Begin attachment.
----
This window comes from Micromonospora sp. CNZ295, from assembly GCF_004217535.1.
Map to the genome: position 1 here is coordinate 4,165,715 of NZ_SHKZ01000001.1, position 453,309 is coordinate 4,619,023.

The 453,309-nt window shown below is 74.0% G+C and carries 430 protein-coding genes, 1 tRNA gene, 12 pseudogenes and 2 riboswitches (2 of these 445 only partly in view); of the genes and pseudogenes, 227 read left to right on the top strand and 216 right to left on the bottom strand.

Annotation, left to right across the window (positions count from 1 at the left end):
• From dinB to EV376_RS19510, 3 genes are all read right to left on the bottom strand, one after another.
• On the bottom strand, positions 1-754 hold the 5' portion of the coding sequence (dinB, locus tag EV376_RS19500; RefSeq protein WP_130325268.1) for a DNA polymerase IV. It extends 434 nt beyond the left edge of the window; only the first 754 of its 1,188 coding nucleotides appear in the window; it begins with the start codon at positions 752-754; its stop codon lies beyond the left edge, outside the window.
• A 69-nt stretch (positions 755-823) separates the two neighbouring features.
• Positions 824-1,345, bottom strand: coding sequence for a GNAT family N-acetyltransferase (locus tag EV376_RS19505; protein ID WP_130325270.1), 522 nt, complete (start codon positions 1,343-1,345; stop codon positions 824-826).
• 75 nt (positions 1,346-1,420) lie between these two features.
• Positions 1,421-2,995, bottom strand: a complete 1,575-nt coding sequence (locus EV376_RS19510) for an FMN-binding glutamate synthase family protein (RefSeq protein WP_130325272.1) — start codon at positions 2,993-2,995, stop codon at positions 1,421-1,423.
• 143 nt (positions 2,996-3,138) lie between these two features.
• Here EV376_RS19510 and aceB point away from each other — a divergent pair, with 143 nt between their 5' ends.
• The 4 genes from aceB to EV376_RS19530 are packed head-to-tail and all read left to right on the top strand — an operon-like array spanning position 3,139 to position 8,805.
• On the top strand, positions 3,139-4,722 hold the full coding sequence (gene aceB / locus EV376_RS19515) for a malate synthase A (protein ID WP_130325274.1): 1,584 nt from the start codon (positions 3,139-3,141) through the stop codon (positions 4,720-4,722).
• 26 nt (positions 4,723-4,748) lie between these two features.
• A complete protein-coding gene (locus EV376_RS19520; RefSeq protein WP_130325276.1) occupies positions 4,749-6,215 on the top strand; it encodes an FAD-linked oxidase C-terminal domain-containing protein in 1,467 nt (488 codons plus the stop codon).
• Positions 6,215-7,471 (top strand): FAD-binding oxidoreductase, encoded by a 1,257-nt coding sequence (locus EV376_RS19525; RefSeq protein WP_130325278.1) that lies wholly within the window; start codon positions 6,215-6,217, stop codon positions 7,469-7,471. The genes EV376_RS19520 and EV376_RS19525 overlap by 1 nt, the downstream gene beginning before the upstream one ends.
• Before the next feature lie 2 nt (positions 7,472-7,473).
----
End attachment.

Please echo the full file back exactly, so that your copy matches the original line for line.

This window comes from Micromonospora sp. CNZ295, from assembly GCF_004217535.1.
Map to the genome: position 1 here is coordinate 4,165,715 of NZ_SHKZ01000001.1, position 453,309 is coordinate 4,619,023.

The 453,309-nt window shown below is 74.0% G+C and carries 430 protein-coding genes, 1 tRNA gene, 12 pseudogenes and 2 riboswitches (2 of these 445 only partly in view); of the genes and pseudogenes, 227 read left to right on the top strand and 216 right to left on the bottom strand.

Annotation, left to right across the window (positions count from 1 at the left end):
• From dinB to EV376_RS19510, 3 genes are all read right to left on the bottom strand, one after another.
• On the bottom strand, positions 1-754 hold the 5' portion of the coding sequence (dinB, locus tag EV376_RS19500; RefSeq protein WP_130325268.1) for a DNA polymerase IV. It extends 434 nt beyond the left edge of the window; only the first 754 of its 1,188 coding nucleotides appear in the window; it begins with the start codon at positions 752-754; its stop codon lies beyond the left edge, outside the window.
• A 69-nt stretch (positions 755-823) separates the two neighbouring features.
• Positions 824-1,345, bottom strand: coding sequence for a GNAT family N-acetyltransferase (locus tag EV376_RS19505; protein ID WP_130325270.1), 522 nt, complete (start codon positions 1,343-1,345; stop codon positions 824-826).
• 75 nt (positions 1,346-1,420) lie between these two features.
• Positions 1,421-2,995, bottom strand: a complete 1,575-nt coding sequence (locus EV376_RS19510) for an FMN-binding glutamate synthase family protein (RefSeq protein WP_130325272.1) — start codon at positions 2,993-2,995, stop codon at positions 1,421-1,423.
• 143 nt (positions 2,996-3,138) lie between these two features.
• Here EV376_RS19510 and aceB point away from each other — a divergent pair, with 143 nt between their 5' ends.
• The 4 genes from aceB to EV376_RS19530 are packed head-to-tail and all read left to right on the top strand — an operon-like array spanning position 3,139 to position 8,805.
• On the top strand, positions 3,139-4,722 hold the full coding sequence (gene aceB / locus EV376_RS19515) for a malate synthase A (protein ID WP_130325274.1): 1,584 nt from the start codon (positions 3,139-3,141) through the stop codon (positions 4,720-4,722).
• 26 nt (positions 4,723-4,748) lie between these two features.
• A complete protein-coding gene (locus EV376_RS19520; RefSeq protein WP_130325276.1) occupies positions 4,749-6,215 on the top strand; it encodes an FAD-linked oxidase C-terminal domain-containing protein in 1,467 nt (488 codons plus the stop codon).
• Positions 6,215-7,471 (top strand): FAD-binding oxidoreductase, encoded by a 1,257-nt coding sequence (locus EV376_RS19525; RefSeq protein WP_130325278.1) that lies wholly within the window; start codon positions 6,215-6,217, stop codon positions 7,469-7,471. The genes EV376_RS19520 and EV376_RS19525 overlap by 1 nt, the downstream gene beginning before the upstream one ends.
• Before the next feature lie 2 nt (positions 7,472-7,473).